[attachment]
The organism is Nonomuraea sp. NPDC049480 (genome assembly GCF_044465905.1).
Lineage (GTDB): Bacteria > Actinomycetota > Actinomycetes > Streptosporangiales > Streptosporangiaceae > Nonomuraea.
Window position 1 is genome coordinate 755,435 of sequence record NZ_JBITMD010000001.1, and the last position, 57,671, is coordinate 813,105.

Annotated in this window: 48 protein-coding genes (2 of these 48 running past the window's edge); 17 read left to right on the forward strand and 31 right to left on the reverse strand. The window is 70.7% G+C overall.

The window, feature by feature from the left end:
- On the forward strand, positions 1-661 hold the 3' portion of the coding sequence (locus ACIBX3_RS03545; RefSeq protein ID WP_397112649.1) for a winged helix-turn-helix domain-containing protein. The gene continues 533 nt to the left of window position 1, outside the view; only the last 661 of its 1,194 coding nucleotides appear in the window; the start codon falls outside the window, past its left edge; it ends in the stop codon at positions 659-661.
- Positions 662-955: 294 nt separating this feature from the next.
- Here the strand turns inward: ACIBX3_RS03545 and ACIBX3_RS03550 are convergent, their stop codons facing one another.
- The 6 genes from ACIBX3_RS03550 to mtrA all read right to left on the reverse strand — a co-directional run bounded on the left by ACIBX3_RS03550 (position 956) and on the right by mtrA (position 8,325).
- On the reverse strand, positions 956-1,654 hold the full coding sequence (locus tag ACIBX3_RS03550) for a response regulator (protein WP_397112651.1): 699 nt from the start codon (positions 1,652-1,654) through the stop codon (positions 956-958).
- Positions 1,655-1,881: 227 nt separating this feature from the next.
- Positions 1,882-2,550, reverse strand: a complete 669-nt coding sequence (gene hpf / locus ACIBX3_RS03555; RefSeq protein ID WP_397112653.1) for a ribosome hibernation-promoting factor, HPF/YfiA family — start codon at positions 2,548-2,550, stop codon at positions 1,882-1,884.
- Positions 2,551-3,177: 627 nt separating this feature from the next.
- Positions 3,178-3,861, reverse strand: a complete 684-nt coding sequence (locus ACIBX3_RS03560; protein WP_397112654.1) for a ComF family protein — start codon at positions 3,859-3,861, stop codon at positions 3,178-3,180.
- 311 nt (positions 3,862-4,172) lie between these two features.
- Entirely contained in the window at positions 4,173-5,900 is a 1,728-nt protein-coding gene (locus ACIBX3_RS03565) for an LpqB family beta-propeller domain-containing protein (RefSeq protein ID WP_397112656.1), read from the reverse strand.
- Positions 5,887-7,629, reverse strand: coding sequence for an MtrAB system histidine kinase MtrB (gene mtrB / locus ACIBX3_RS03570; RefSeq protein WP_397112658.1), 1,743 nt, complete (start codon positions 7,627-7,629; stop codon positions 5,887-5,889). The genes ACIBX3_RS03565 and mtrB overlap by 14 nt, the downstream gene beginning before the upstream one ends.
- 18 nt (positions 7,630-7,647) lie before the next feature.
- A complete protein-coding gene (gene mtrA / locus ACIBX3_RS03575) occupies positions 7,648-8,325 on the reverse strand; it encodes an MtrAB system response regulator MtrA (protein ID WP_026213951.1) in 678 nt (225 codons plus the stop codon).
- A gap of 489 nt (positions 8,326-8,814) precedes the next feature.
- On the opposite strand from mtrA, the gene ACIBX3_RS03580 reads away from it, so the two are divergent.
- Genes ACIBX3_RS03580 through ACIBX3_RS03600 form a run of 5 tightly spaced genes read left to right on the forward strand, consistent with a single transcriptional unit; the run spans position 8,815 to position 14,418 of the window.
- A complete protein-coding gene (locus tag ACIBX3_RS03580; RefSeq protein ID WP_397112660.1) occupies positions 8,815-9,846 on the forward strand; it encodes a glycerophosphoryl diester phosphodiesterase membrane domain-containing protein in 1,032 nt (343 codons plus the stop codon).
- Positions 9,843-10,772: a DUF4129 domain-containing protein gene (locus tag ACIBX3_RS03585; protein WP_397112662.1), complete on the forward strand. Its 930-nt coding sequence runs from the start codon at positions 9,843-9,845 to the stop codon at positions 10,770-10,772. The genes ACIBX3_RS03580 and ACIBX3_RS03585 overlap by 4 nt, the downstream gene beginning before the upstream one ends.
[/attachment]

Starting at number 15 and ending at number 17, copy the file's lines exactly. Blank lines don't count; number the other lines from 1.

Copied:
- 311 nt (positions 3,862-4,172) lie between these two features.
- Entirely contained in the window at positions 4,173-5,900 is a 1,728-nt protein-coding gene (locus ACIBX3_RS03565) for an LpqB family beta-propeller domain-containing protein (RefSeq protein ID WP_397112656.1), read from the reverse strand.
- Positions 5,887-7,629, reverse strand: coding sequence for an MtrAB system histidine kinase MtrB (gene mtrB / locus ACIBX3_RS03570; RefSeq protein WP_397112658.1), 1,743 nt, complete (start codon positions 7,627-7,629; stop codon positions 5,887-5,889). The genes ACIBX3_RS03565 and mtrB overlap by 14 nt, the downstream gene beginning before the upstream one ends.